The lab layout is determined by the lab bench module. Optimizing for that was the driver of a structural grid. That led us to create the most flexible grid for our tenants at 33 X 33 feet. This optimizes lab bench layouts on an 11-foot module in either the north/south or east/west direction and allows a tenant to determine which orientation is best for them. Another concern for a mass timber structural grid is the vibration of the floor plate which must be reduced to minimize the disruption of sensitive equipment and experiments. As a result, we teamed up with our engineering partner, KPFF, to address the vibration issues. Together we achieved a vibration of 6,000 MIPS – a standard for most lab buildings. To further optimize the floor plan for a tenant, we relocated the building core from the center to the side of the building. Placing a core in the middle of a building is like putting a fireplace in the middle of your living room. It bifurcates and separates tenants. This move allows our tenants more lease depth and flexibility with their layouts.
A Focus on Health and Wellness
Science workplace tenants are increasingly looking for spaces that can promote the health and wellbeing of their employees and of the communities in which they’re located. With a multitude of operable windows, the workplace portion of the floor will have abundant access to fresh air. The Pacific Northwest is optimal for natural ventilation due to our climate allowing the workplace to be naturally ventilated for 34% of total occupied hours. This yields energy savings of up to 30% compared to a conventional lab building.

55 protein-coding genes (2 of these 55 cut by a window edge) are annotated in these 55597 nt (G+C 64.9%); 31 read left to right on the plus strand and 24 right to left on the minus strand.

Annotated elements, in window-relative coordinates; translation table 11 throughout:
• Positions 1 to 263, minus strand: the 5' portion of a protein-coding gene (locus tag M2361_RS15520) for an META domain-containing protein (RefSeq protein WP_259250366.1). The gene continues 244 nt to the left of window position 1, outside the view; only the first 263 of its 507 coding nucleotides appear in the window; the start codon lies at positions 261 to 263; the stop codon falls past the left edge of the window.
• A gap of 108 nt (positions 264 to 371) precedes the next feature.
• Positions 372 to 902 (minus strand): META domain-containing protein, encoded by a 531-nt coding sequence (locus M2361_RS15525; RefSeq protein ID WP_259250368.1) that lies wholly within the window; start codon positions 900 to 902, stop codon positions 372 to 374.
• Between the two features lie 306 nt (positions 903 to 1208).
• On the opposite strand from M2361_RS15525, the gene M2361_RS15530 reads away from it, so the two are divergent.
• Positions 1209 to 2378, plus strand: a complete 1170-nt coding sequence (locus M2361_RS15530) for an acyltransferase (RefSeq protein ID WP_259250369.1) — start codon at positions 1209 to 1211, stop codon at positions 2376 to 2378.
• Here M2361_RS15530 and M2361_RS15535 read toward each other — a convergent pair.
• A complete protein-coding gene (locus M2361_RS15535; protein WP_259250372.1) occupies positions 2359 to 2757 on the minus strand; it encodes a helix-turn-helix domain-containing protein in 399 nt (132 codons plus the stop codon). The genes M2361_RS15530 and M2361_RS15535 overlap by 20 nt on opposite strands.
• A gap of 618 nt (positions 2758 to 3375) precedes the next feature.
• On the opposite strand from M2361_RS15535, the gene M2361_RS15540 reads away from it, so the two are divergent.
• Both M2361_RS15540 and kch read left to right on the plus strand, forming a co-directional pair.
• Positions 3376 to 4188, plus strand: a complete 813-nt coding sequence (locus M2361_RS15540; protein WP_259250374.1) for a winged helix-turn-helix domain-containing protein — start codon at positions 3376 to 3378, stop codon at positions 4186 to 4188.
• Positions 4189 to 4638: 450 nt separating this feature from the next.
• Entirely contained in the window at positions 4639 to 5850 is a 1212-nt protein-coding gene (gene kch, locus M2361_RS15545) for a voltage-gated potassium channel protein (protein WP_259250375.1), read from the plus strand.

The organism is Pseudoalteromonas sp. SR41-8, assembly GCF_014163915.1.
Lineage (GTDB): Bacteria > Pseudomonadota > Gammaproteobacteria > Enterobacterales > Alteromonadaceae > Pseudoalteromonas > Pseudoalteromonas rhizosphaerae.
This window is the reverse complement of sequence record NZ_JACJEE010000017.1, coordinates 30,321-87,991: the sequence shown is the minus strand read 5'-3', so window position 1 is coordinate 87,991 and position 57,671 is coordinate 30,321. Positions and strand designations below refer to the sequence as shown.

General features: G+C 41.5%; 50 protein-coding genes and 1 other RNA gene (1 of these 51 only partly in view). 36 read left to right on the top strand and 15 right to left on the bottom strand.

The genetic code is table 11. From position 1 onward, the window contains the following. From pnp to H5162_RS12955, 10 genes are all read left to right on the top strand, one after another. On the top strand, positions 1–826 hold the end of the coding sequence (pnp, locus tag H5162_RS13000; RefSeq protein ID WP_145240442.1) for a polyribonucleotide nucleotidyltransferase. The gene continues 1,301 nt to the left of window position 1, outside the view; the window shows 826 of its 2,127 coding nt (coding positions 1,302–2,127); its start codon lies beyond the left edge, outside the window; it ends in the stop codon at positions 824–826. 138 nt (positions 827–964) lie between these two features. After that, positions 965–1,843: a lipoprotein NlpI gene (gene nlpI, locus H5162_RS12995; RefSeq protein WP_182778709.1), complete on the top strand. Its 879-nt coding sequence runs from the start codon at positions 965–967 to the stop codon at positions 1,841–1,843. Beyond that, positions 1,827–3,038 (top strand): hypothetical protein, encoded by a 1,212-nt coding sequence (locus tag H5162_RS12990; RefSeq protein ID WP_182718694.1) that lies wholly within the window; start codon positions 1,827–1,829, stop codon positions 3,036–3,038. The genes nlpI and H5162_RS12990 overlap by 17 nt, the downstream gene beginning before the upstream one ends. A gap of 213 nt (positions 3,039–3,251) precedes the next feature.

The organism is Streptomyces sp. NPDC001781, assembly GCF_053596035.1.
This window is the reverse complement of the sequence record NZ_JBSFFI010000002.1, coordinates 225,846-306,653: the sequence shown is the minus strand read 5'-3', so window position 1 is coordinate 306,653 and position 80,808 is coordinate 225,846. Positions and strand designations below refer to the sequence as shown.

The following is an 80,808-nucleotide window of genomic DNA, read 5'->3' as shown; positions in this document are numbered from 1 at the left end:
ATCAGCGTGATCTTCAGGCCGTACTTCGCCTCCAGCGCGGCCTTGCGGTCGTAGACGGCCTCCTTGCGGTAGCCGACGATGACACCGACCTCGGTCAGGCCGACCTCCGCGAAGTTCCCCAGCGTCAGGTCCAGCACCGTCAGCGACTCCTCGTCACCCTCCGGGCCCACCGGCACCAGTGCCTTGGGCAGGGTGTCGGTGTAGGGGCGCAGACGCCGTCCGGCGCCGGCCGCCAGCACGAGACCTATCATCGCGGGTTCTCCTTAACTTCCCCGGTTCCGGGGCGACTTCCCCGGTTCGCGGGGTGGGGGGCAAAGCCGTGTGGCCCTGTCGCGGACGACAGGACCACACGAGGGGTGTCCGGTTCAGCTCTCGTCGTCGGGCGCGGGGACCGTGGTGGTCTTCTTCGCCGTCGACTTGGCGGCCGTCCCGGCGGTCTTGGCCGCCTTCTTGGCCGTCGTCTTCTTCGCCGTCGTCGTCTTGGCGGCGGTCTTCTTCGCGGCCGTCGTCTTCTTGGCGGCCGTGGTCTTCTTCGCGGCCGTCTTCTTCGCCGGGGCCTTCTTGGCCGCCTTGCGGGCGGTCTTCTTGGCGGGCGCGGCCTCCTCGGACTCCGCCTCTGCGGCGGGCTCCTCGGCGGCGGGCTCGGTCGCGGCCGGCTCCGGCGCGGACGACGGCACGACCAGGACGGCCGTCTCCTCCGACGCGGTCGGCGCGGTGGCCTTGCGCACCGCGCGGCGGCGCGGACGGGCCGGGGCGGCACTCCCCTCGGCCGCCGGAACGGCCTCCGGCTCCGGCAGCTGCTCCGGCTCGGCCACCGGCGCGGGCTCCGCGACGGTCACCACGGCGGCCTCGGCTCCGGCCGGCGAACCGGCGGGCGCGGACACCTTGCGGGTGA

The NEXT science building also enables each floor to have direct access to outdoor spaces throughout the building. According to the Gensler U.S. Workplace Survey, science workers ranked outdoor space as their #1 most desired workplace amenity. Additionally, we took the most under-utilized component of the building — a fire stair — and transformed it into a tenant amenity. This was accomplished by shifting the stair to the perimeter, which floods it with daylight and amenable views. This stair now becomes an interconnecting stair for the entire building and addresses wellness opportunities for tenants. With access control technology, this stair can also be utilized as a stair for a multi-floor tenant — eliminating the need to build their own internal stairs, reducing unnecessary construction, and bringing the space to market sooner.
Connecting to the Community
Lastly, we wanted to show how a science building could connect to its local community. The ground floor is designed to hold a multipurpose arts and entertainment venue, as well as a restaurant incubator to diversify the culinary arts in the city. The multipurpose venue was created in partnership with the Seattle’s Uptown Arts and Cultural Coalition (UACC) to provide flexible spaces for young musicians, art education, theater, and performance space. The restaurant incubator gives minority entrepreneurs the opportunity to launch their businesses, while a shared kitchen space allows for multiple food venues to enhance the neighborhood food scene. These efforts will create more cultural diversity within the Uptown District.
Ultimately, NEXT is a platform that allows tenants and developers to reimagine what a science building can be. It’s our call to action to shift from the past to a more resilient, sustainable, and inclusive future for lab buildings.
Chad Yoshinobu is a Design Principal and Global Sciences Practice Area Leader for Gensler. He believes in the aggregation of diverse design lenses from life sciences, office buildings, tech workplace, and hospitality to reinvent what we do for our clients. Over the course of his 25+ years as an industry expert, Chad has shaped a diverse range of environments from life science campuses and buildings to office towers, hotels, food + beverage, retail, and the interiors of technology and life science companies.